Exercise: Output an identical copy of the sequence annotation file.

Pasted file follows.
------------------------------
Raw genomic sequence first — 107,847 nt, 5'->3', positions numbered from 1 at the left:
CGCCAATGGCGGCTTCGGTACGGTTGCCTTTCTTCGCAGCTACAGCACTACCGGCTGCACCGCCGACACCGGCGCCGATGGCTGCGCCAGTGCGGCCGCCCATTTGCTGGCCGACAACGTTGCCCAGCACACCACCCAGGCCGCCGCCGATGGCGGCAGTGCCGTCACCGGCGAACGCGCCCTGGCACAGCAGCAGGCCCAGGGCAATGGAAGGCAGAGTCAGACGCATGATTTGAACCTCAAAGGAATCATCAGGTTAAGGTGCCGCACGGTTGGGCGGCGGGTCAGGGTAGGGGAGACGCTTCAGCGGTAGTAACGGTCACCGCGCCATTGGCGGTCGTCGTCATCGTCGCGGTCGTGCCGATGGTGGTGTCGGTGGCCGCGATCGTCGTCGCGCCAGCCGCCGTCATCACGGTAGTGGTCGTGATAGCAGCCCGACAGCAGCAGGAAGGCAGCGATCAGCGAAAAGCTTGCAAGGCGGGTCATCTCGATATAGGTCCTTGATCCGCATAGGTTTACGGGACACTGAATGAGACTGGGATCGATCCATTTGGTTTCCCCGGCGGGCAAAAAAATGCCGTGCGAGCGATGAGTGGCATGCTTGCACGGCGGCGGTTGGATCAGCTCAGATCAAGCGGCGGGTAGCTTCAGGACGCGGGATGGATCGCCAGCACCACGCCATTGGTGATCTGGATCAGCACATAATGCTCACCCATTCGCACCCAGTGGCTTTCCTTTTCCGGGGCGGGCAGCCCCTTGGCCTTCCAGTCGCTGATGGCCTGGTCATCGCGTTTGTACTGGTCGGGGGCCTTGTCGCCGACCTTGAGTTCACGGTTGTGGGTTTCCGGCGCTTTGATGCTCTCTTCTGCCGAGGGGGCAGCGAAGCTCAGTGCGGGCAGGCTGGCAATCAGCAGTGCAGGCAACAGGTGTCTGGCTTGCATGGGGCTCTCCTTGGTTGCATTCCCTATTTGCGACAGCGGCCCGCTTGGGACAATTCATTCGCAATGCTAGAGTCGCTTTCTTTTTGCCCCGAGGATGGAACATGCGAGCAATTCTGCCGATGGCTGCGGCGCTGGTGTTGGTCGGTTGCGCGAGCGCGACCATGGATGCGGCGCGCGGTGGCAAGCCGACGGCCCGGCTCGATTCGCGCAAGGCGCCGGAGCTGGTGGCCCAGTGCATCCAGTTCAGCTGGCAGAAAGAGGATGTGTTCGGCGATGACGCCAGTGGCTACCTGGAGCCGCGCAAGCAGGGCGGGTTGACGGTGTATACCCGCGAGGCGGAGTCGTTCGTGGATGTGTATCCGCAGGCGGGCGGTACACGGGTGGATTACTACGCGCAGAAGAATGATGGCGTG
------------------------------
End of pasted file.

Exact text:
Raw genomic sequence first — 107,847 nt, 5'->3', positions numbered from 1 at the left:
CGCCAATGGCGGCTTCGGTACGGTTGCCTTTCTTCGCAGCTACAGCACTACCGGCTGCACCGCCGACACCGGCGCCGATGGCTGCGCCAGTGCGGCCGCCCATTTGCTGGCCGACAACGTTGCCCAGCACACCACCCAGGCCGCCGCCGATGGCGGCAGTGCCGTCACCGGCGAACGCGCCCTGGCACAGCAGCAGGCCCAGGGCAATGGAAGGCAGAGTCAGACGCATGATTTGAACCTCAAAGGAATCATCAGGTTAAGGTGCCGCACGGTTGGGCGGCGGGTCAGGGTAGGGGAGACGCTTCAGCGGTAGTAACGGTCACCGCGCCATTGGCGGTCGTCGTCATCGTCGCGGTCGTGCCGATGGTGGTGTCGGTGGCCGCGATCGTCGTCGCGCCAGCCGCCGTCATCACGGTAGTGGTCGTGATAGCAGCCCGACAGCAGCAGGAAGGCAGCGATCAGCGAAAAGCTTGCAAGGCGGGTCATCTCGATATAGGTCCTTGATCCGCATAGGTTTACGGGACACTGAATGAGACTGGGATCGATCCATTTGGTTTCCCCGGCGGGCAAAAAAATGCCGTGCGAGCGATGAGTGGCATGCTTGCACGGCGGCGGTTGGATCAGCTCAGATCAAGCGGCGGGTAGCTTCAGGACGCGGGATGGATCGCCAGCACCACGCCATTGGTGATCTGGATCAGCACATAATGCTCACCCATTCGCACCCAGTGGCTTTCCTTTTCCGGGGCGGGCAGCCCCTTGGCCTTCCAGTCGCTGATGGCCTGGTCATCGCGTTTGTACTGGTCGGGGGCCTTGTCGCCGACCTTGAGTTCACGGTTGTGGGTTTCCGGCGCTTTGATGCTCTCTTCTGCCGAGGGGGCAGCGAAGCTCAGTGCGGGCAGGCTGGCAATCAGCAGTGCAGGCAACAGGTGTCTGGCTTGCATGGGGCTCTCCTTGGTTGCATTCCCTATTTGCGACAGCGGCCCGCTTGGGACAATTCATTCGCAATGCTAGAGTCGCTTTCTTTTTGCCCCGAGGATGGAACATGCGAGCAATTCTGCCGATGGCTGCGGCGCTGGTGTTGGTCGGTTGCGCGAGCGCGACCATGGATGCGGCGCGCGGTGGCAAGCCGACGGCCCGGCTCGATTCGCGCAAGGCGCCGGAGCTGGTGGCCCAGTGCATCCAGTTCAGCTGGCAGAAAGAGGATGTGTTCGGCGATGACGCCAGTGGCTACCTGGAGCCGCGCAAGCAGGGCGGGTTGACGGTGTATACCCGCGAGGCGGAGTCGTTCGTGGATGTGTATCCGCAGGCGGGCGGTACACGGGTGGATTACTACGCGCAGAAGAATGATGGCGTG